2016-06-22 / Front Page

Congresswoman Maloney On 10 Facts About Fathers And The U.S. Economy

To celebrate Father’s Day, Joint Economic Committee (JEC) Ranking Member Carolyn Maloney (D-NY) has released a list of 10 facts about fathers in the U.S., highlighting what they contribute to the U.S. economy and the challenges they face.
 
“The days of the dad who works 9 to 5 and only sees his children nights and weekends is gone,” Ranking Member Maloney said. “Today, fathers are taking a more active role in raising their children and keeping a home. We need policies, like paid family leave, that allow fathers to be more active in the lives of their children.”
 
Rep. Maloney is widely recognized as a leader in the U.S. House of Representatives on women’s and family issues. She has written bills to provide paid parental leave for federal employees for the birth or adoption of a child, authorize employees to ask for flexible work schedules to balance responsibilities at home and work and expand the Family Medical Leave Act to cover more employees and better meet the needs of all American families.

For Mother’s Day in May, Rep. Maloney and the JEC Democratic staff released 10 facts about American mothers, including what they add to the U.S. economy, and the challenges they face. In April, the Democratic staff produced the report “Gender Pay Inequality – Consequences for Women, Families and the Economy.”
 
Father’s Day 2016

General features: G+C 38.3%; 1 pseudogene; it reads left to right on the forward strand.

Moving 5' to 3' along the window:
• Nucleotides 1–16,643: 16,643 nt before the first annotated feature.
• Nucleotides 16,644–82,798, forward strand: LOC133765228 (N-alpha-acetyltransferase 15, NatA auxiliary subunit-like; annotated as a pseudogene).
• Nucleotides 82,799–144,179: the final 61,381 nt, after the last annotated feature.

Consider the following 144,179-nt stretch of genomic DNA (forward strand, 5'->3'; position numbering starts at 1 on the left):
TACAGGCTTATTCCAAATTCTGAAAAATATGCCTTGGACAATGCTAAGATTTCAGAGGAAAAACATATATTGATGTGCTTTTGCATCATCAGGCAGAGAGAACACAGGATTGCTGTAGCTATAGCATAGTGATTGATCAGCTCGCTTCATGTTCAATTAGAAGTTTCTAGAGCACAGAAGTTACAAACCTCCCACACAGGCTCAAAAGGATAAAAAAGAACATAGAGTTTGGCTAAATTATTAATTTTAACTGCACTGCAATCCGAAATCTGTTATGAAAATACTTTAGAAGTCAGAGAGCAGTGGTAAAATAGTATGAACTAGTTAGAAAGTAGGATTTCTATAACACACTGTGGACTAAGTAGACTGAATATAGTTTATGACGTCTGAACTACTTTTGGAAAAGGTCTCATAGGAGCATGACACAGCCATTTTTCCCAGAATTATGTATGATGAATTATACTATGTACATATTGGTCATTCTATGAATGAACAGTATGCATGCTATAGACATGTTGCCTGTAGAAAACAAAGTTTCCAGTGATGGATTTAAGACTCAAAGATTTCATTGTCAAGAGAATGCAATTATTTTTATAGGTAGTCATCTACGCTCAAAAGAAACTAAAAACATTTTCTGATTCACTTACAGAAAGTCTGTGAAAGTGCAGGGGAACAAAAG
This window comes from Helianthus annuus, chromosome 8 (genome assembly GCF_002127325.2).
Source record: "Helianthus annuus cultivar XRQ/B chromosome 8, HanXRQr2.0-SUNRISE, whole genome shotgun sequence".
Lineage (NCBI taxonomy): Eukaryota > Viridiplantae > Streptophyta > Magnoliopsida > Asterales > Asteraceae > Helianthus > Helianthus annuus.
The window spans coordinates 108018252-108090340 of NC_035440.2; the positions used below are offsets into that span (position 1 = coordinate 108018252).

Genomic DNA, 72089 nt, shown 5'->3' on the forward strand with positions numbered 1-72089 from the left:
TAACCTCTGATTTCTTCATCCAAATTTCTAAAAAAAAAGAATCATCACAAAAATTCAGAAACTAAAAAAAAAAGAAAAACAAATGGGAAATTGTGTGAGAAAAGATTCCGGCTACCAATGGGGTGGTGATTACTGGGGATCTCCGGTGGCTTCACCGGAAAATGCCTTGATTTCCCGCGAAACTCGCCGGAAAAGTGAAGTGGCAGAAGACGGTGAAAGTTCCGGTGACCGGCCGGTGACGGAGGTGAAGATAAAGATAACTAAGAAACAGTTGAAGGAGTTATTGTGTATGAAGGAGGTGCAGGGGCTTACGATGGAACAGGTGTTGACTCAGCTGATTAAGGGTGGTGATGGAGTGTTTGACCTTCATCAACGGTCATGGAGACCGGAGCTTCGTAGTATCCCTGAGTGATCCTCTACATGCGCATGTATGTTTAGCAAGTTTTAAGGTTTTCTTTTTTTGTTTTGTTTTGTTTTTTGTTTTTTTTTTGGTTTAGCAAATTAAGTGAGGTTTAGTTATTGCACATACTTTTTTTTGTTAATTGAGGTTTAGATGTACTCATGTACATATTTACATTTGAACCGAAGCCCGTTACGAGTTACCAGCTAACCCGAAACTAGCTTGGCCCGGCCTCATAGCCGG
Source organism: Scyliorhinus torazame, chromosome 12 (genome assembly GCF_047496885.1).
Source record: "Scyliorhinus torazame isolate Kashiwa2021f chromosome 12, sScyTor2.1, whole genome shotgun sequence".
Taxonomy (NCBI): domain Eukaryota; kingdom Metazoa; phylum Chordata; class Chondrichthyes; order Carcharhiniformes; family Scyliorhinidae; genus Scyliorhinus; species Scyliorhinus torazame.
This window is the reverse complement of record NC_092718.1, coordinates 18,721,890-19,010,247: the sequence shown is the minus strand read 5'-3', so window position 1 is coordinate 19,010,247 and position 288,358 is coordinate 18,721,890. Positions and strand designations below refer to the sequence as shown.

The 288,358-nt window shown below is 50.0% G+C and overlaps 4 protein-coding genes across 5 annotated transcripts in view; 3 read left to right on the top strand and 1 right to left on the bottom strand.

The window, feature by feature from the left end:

10 Economic Facts about Fathers that May Surprise You

Four in five American men are fathers by the time they turn 45.

Altogether, more than 70 million fathers live in the United States.

Twenty-nine million fathers live with a child under the age of 18.
Housework and child care are being done by fathers twice as much as in 1967. But mothers still spend more time on housework and child care than fathers, even when both parents work full time.

Eighty-five percent of fathers living with their children work full time.

Roughly $2 trillion was earned by fathers for their families in 2014. However, stagnant wages for men over the past several decades have hurt many fathers’ earnings. Men in their prime parenting years have seen about a four percent drop in median weekly earnings since 1979.

Sixty percent of married-couple families depend on two incomes for their financial security. That is up from only 25 percent in 1960.

Dads today are more likely to stay at home to take care of their children. In 2012, 21 percent of fathers who were not working did so to take care of their families, up from 5 percent in 1989.

A study of U.S. fathers showed that those who took at least two weeks of paternity leave were more actively involved in their child’s care nine months later. Studies from other countries also show that taking more paternity leave increases fathers’ engagement with their children. Research confirms that this leads to better developmental outcomes for children. It is also associated with higher earnings for mothers.

Yet, while about 90 percent of fathers take some leave after the arrival of a child, fewer than one in three fathers use more than 10 days. Only 13 percent of fathers who take parental leave are paid for that time. Surveys suggest that the lack of paid leave and an expectation that fathers should prioritize work over family keep many fathers from taking more time off when a child arrives.

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